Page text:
“International comparisons can be instructive if used properly - but, on this too, England is lagging behind,” reported the TES
. “The greatest danger is when international evidence is used to fit ideological positions”.
This site is full of examples of the Government distorting data and cherry-picking quotes from research, especially when it comes from the Organisation of Economic Co-operation and Development (OECD), to match its ideological position and push forward its educational policies. At the same time the Government ignores most of the useful conclusions that the OECD makes. Nick Gibb gave a masterclass in the uses and abuses of OECD data in a speech to the Reform-AQA conference
Once again Mr Gibb used the discounted OECD 2000 UK figures to say that the UK had dropped down PISA international rankings. He knows the OECD
has said these figures should not be used for comparison. Of course, he didn’t mention the year 2000 but these were the figures he used.
He boasted about how floor standards had been raised as if the lifting the bar is enough to increase exam grades. But Mr Gibb has ignored OECD comments about the undue emphasis on test scores in England and how this could lead to teaching to the test and a downgrading in skills that can’t be easily measured (OECD Economic Survey UK 2011).
Mr Gibb rightly deplored the poor performance of UK disadvantaged pupils but didn’t mention that these pupils could best be helped by following OECD suggestions: spending more time teaching a subject and using appropriate teaching methods. Instead, Mr Gibb cited the poor performance of disadvantaged pupils as being the driver of the Government’s “radical reforms”. These include free schools and academy conversions but the OECD, while agreeing that this policy could increase user choice, said the strategy should be closely monitored in case it further disadvantages the already disadvantaged. Again, the Government ignores this caveat.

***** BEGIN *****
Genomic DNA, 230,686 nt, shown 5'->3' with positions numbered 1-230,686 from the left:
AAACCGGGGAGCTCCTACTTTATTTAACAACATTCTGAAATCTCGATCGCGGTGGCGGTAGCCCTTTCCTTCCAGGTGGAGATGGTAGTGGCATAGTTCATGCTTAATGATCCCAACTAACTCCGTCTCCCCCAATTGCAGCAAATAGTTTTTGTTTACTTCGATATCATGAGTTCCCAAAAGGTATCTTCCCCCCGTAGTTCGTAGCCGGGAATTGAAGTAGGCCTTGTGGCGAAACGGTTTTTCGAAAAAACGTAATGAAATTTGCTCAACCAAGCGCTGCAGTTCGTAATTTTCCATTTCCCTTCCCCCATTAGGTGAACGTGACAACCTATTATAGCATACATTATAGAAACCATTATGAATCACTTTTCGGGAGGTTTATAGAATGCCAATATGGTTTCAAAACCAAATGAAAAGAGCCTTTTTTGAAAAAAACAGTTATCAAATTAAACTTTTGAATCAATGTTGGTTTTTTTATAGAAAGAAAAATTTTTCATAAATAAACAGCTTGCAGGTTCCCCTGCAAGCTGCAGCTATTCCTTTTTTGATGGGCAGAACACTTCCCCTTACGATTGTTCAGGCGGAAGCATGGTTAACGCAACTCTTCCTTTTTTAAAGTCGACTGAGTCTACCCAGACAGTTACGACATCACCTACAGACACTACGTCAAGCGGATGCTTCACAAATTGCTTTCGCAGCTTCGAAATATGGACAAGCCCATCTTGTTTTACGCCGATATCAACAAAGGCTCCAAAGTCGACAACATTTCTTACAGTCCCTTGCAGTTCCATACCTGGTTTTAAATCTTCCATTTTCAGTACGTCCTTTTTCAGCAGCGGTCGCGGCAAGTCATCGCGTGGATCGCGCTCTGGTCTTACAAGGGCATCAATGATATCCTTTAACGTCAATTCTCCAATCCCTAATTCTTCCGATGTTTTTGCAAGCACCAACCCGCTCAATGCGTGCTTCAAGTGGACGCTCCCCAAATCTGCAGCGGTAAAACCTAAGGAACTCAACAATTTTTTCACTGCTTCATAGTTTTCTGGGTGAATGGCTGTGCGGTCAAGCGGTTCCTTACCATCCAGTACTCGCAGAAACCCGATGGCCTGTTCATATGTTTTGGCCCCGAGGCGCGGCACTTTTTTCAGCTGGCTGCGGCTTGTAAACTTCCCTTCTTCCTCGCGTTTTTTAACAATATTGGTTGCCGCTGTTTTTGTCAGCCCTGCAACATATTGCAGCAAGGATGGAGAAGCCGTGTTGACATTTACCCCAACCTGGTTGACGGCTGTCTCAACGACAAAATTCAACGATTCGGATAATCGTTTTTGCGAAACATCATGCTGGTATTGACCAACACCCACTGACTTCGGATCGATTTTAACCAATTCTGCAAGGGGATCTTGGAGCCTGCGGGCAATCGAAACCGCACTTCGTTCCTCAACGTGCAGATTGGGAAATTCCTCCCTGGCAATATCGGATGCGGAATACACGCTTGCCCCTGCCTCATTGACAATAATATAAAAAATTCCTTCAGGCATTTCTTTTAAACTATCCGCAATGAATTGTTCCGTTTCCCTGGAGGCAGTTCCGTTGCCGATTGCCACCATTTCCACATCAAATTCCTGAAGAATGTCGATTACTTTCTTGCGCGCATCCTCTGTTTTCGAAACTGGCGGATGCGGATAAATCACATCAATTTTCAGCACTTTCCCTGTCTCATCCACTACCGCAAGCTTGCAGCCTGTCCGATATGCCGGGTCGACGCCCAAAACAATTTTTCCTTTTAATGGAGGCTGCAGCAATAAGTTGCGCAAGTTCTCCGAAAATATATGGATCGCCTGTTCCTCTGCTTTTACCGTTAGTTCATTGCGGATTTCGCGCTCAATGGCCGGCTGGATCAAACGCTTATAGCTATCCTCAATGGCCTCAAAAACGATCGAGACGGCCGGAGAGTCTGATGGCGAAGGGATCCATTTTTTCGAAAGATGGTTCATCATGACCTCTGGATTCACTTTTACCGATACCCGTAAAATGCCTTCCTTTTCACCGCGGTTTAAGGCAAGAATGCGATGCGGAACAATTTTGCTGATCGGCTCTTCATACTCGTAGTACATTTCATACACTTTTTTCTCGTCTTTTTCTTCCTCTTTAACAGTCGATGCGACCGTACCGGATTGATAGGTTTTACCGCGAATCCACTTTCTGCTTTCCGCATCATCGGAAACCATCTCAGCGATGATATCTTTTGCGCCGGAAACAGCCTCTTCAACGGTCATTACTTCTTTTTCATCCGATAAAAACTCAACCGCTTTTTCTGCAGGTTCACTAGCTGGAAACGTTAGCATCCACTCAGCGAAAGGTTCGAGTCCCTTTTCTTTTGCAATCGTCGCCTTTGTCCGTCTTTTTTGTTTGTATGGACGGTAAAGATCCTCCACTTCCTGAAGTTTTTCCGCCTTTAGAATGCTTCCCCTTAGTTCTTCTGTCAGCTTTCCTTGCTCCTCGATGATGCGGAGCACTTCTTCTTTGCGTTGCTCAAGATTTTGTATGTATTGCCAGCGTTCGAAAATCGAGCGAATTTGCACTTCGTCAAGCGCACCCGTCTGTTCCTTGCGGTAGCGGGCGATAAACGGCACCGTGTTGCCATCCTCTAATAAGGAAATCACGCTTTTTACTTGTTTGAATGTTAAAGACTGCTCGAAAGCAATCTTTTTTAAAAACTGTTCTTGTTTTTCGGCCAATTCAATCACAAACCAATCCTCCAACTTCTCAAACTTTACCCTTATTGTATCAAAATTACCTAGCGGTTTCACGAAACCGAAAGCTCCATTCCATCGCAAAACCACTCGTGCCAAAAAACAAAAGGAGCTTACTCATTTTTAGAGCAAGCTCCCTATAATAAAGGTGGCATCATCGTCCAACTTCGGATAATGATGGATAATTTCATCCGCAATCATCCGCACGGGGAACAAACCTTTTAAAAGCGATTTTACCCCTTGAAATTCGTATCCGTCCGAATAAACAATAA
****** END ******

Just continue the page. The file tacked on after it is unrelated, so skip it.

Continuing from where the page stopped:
Mr Gibb talked about the importance of high-quality teachers and teacher training. But he didn’t say that the Government allows free schools to employ unqualified teachers (so it can’t be that important, can it?). And Mr Gibb’s assertion that “research overwhelmingly shows that the most effective method of teaching children to read is systematic synthetic phonics” draw this response from Professor Colin Richards
“Following their specialist training ("Inspectors will be trained to spot classroom extremists", 10 June), will inspectors be able to distinguish between would-be jihadi teachers promoting terrorism and wide-eyed extremist teachers promoting synthetic phonics? Once spotted by a vigilant Ofsted team, will both Ayman al-Zawahiri and Nick Gibb be banned from English classrooms?”
I’ll second that and add Mr Gove to the list.